Agrarian reform advocacy based on research

Had Bel not phoned me this late morning, I would not have known about and attended two important events today.

The first one was about the meeting of research institutions concerned about agrarian reform and rural development. I think it was the second time they gathered and took up next actions in support of the National Rural Congress slated to be held in first quarter of 2008. They gathered because the Roman Catholic leaders believe (which the civil society shares) that convincing the public and the policy makers about our advocacies takes bombarding them with information based on academic and institutional researches. The CBCP has offered to help out these research institutions propagate their studies by putting up a website that hosts bibliographies, documents or links to research documents.

There was a lot of known civil society-associated research institutions present, with the likes of the ASI (the host of the meeting), IPC, ICSI, Ibon, and UP-SOLAIR-Agrarian Reform Team. The other groups are NGOs that have their respective research units, with the likes of PARRDS, PARFUND, PDI, and PEACE. The meeting was chaired by Abp. Tony Ledesma. He asked each one to share something about its or his/her agrarian reform and rural development-related research materials which may be useful.

I wasn’t able to attend the previous meeting. So I was lucky to attend this one because my organization–PEACE Foundation–had to be heard about by the other institutions. I shared with them that PEACE has published “Agrarian Notes” that are most often case studies of agrarian reform issues as they are felt at the ground. Abp. Tony Ledesma affirmed the need to collect case studies as a type of research.

Three personalities were present as well–UP Professor Rene Ofreneo, former DA Secretary Leonie Montemayor, and former COMELEC Chair Christian Monsod. Each had his own way of suggesting things. Dr. Ofreneo was the most critical, saying that he and his colleagues in UP Agrarian Reform Team are closely monitoring the effects of globalization on agriculture, citing as an example the ever controversial agri-business deals of Phil. government with China. Sec. Montemayor was more exploring and emphatic of good things. He wanted studies that shed light on, for example, the effects of micro-financing to farmers. He also stressed the need to research on and publish success stories of agrarian reform and rural development. (I think he raised that as soon as he heard the lady from Ibon Foundation about its plan to come up with a primer this yearend, which aims to highlight the negative side of the Comprehensive Agrarian Reform Program [CARP].)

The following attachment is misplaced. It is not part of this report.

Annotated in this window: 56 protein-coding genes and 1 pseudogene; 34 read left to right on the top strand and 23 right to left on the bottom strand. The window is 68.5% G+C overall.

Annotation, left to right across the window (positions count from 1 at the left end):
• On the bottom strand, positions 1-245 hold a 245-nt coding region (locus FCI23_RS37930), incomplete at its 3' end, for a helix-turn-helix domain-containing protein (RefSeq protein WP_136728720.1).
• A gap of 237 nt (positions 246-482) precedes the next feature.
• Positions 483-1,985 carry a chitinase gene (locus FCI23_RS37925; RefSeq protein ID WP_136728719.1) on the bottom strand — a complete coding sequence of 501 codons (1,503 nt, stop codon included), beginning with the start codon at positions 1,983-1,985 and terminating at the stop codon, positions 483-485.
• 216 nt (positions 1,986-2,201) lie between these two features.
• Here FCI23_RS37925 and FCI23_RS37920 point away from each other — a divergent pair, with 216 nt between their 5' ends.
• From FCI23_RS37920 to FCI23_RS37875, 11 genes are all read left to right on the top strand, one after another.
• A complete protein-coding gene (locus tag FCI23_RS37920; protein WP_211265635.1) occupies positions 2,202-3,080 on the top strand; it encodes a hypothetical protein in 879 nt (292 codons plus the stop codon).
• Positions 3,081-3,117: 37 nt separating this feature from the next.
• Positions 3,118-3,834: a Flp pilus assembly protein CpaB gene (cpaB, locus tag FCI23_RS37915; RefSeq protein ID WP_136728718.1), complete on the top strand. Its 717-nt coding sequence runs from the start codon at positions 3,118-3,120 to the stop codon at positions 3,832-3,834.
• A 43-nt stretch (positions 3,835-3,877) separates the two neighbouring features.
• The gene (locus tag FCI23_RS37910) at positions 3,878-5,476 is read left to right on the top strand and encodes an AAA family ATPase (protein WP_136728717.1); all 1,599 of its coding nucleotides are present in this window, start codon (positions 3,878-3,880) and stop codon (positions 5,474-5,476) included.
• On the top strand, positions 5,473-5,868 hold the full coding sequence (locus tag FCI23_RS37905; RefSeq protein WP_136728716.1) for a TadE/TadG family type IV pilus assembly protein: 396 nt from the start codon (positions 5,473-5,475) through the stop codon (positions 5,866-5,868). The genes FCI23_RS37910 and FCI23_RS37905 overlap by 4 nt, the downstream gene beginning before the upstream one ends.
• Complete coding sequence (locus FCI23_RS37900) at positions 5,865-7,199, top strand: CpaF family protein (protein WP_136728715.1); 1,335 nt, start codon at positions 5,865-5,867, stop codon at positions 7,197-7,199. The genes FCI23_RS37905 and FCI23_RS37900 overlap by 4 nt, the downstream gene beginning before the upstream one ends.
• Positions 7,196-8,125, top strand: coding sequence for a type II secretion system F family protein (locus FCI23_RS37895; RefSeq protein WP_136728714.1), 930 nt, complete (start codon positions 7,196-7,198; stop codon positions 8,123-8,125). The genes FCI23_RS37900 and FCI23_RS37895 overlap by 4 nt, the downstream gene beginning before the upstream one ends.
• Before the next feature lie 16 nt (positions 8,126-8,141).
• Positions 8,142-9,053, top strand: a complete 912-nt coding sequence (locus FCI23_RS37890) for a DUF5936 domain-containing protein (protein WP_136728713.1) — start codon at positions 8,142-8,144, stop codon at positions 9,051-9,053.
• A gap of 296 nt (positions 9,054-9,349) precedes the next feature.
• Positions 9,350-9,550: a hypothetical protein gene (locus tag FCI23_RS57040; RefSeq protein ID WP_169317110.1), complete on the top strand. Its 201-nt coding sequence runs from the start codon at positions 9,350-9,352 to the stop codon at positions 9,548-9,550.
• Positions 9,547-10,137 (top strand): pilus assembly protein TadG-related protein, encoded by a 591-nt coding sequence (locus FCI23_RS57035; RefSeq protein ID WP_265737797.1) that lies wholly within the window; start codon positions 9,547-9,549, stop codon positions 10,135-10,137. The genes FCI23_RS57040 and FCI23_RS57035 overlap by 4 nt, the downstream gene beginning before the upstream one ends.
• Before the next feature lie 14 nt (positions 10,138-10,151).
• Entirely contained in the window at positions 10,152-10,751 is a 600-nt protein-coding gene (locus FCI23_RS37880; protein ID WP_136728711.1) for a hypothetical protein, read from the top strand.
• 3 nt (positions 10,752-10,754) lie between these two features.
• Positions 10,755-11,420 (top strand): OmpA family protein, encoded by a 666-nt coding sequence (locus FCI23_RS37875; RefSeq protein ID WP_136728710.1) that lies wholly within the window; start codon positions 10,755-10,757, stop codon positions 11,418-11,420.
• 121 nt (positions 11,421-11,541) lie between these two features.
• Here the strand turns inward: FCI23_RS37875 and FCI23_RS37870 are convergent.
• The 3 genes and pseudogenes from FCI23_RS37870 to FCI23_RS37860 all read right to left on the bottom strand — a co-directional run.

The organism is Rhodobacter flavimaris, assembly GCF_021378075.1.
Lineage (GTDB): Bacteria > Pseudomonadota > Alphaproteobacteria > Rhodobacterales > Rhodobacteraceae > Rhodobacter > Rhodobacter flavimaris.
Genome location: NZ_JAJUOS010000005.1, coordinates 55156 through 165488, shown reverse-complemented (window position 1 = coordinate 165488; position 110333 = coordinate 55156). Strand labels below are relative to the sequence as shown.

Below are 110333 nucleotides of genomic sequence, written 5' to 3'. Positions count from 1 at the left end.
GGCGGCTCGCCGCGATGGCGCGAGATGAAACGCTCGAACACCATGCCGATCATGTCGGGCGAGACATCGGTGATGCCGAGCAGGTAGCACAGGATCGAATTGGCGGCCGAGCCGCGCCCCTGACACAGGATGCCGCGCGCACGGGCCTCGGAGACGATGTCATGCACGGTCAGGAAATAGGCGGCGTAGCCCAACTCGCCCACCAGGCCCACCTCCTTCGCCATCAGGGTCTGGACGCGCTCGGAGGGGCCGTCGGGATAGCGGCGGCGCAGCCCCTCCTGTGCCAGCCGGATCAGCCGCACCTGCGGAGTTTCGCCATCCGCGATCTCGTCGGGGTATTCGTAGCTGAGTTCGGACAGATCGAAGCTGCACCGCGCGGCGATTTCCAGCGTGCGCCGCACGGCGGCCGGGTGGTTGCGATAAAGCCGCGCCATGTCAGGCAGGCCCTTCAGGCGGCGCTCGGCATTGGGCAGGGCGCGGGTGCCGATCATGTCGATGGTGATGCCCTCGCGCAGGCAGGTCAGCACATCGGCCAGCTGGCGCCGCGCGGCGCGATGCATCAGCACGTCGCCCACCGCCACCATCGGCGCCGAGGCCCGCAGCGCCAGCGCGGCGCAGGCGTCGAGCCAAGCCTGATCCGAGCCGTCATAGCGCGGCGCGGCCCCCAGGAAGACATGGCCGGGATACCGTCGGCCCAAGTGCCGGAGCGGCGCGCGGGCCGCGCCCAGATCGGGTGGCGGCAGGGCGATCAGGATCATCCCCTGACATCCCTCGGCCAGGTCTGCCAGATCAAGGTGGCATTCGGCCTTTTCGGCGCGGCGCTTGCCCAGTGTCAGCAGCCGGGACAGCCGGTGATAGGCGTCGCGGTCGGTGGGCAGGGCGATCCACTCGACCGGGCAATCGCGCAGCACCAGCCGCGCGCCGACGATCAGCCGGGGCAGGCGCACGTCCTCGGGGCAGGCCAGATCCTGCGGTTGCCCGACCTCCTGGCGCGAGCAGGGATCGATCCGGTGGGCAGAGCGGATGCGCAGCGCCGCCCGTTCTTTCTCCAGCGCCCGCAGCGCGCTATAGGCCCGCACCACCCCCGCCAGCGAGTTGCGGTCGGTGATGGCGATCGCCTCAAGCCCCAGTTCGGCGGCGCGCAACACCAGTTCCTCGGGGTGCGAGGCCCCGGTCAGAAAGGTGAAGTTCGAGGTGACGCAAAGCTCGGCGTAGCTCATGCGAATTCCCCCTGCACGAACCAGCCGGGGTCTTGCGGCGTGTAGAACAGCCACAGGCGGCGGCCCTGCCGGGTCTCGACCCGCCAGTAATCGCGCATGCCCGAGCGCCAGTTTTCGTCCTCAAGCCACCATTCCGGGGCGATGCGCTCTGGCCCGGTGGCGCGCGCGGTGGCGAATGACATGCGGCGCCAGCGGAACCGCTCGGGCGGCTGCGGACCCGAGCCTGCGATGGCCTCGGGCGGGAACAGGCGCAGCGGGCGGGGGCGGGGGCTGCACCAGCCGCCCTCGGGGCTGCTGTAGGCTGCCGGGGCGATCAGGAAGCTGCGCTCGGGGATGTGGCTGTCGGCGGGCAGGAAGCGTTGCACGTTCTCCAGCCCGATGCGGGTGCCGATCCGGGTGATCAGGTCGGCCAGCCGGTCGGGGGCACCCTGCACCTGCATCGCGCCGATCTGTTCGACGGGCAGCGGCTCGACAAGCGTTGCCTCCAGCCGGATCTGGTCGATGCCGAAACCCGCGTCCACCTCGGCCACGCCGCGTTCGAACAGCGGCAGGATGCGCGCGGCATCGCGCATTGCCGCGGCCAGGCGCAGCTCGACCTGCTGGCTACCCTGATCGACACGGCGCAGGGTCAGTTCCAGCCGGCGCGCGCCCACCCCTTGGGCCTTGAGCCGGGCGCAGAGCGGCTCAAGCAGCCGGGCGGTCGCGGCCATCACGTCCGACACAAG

Commissioner Monsod was more practical and emphatic of what’s already existing. He suggested that the research studies commissioned or collected by the relevant agencies must be tapped into and shared with the website that is going to be put up by CBCP Media Office. He also stressed the value of the website in that it will shed light on policy issues like the farmland collateralization that is being peddled by Pres. Gloria Arroyo. Without batting an eyelash, he emphasized that collateralizing a farmer’s farmland to access credit is good. With three conditions: a) there should be National Land and Water Use Law, b) progressive taxation in lands must be institutionalized, and c) the land redistribution component of CARP is finished. When I chatted with him after the meeting, I said that the fourth important precondition for farmland collateralization is the farmers’ empowerment to decide after weighing options.

More research institutions will be tapped to partake in the advocacy endeavor. In fact, there will be a symposium in October (?) to be held by them together with the CBCP about rural poverty issues. It will also be a venue for them to inform the public about the coming-together.

The meeting ended at past 5. Bel and I went out of the ASI together. We were caught in a bad traffic in Taft Ave. After spending time to decide what to do, I suggested that we take the LRT and then MRT en route to a place in Kamias where the next meeting is going to be held. She concurred. So we battled ‘human traffic’ to get to the trains and out.

The meeting, which was a preparation for the Bishops-Peasants Forum the next day, was supposed to start at 6. But Bel and I only managed to arrive at the venue at around 7. Also, other participants (from TFM) had to be awaited before the meeting could start.

As expected, that meeting started late and ended late in the evening. But everyone was happy about the results, which should have made the participants excited for the meetup with the Bishops the next day.

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